If you’d invested $1,000 in Bitcoin (CRYPTO:BTC) in 2010, you’d probably already be retired — and living a pretty extravagant lifestyle at that. And with some crypto-bulls asserting that the original cryptocurrency’s price could one day exceed $100,000 per token, it’s understandable that many people might be wondering if Bitcoin could help fund their retirements too.
Anything’s possible, but if you’re hoping to use your 401(k) funds to invest in Bitcoin, you could run into a surprising problem.
Image source: Getty Images.
Why it pays for your employer to be conservative with 401(k) options
In a typical 401(k), the company offers its employees a limited menu of choices in which they can invest, generally mutual funds and ETFs. Some may allow them to invest in company stock as well. But few businesses enable their employees to invest in anything they want. You can thank the Employee Retirement Income Security Act of 1974 (ERISA) for that.
This law does some great things to protect the rank-and-file worker’s retirement savings, including requiring plan trustees (i.e., the employers) to act as fiduciaries. This means they have a legal obligation to take prudent care of their employees’ money. If they don’t do this, they could be held liable for the losses their employees incur.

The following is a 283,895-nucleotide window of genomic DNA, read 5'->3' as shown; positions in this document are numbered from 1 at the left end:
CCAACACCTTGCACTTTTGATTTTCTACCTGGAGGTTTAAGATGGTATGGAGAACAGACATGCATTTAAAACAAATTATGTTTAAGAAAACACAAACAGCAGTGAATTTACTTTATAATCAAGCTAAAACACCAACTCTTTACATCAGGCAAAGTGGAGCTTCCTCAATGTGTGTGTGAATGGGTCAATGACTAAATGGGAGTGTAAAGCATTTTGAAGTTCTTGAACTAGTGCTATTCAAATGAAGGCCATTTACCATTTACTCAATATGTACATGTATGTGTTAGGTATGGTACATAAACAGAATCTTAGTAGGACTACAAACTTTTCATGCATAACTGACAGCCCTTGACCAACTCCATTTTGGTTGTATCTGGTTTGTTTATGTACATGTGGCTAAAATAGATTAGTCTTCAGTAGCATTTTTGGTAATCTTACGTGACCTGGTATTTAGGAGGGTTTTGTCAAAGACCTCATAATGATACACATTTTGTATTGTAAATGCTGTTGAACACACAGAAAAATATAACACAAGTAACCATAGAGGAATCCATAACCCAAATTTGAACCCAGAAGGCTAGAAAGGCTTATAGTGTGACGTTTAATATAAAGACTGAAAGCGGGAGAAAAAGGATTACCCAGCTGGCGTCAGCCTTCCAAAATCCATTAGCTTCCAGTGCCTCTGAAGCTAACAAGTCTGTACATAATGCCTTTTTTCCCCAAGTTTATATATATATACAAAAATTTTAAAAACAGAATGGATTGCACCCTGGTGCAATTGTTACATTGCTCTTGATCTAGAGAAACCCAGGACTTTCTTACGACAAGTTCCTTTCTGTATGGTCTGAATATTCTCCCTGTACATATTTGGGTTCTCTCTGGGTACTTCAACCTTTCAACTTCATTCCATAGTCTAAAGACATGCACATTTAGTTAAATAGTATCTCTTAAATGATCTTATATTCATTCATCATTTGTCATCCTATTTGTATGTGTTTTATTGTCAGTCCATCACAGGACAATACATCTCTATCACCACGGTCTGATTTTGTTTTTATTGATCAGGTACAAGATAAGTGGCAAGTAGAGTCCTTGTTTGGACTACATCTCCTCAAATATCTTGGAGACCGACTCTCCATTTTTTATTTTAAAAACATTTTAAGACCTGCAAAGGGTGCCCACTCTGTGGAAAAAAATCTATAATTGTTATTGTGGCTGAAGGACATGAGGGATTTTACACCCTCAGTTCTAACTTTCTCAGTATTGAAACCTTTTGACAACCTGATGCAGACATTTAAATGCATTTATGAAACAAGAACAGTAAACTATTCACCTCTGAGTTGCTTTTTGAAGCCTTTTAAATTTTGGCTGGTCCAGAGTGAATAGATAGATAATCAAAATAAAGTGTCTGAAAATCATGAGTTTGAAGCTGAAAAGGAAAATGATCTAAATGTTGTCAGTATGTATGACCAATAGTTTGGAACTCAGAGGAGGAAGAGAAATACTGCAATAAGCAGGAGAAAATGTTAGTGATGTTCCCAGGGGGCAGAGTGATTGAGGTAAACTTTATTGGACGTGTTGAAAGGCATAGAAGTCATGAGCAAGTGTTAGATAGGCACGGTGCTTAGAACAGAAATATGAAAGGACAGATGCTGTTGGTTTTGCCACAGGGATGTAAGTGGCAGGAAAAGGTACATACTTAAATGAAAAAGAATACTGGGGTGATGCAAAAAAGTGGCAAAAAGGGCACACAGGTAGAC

One of the most common reasons 401(k) participants sue their employers is because of inappropriate investment choices. They argue that the employer, or the financial advisor who selected the investment options on behalf of the employer, didn’t take adequate care when choosing those securities and, as a result, exposed plan participants to an undue level of risk and caused them to lose money.
Obviously, no business owner wants to be put in that situation. As such, they tend to be wary about offering up risky investment options. That’s why you probably can’t invest in Bitcoin through your 401(k).
All cryptocurrency prices are largely based on speculation right now. It’s possible Bitcoin could exceed $100,000 a token someday, but it’s also possible that the cryptocurrency frenzy will die down, that other headwinds will sap tokens’ values, or that Bitcoin’s leadership spot will be usurped by another coin. No investment is risk-free, but there’s clearly more risk involved in putting money into these new and still fairly unproven assets than there is in investing in diversified mutual funds.
Is there any way to invest your retirement savings in Bitcoin?
If you’re really serious about making Bitcoin a part of your retirement portfolio, there are ways you can do it. If your employer offers a self-directed 401(k), you may be able to buy cryptocurrencies directly through that account. Check with the HR department to see if this is an option at your company, or to discuss the possibility of making it available to interested employees.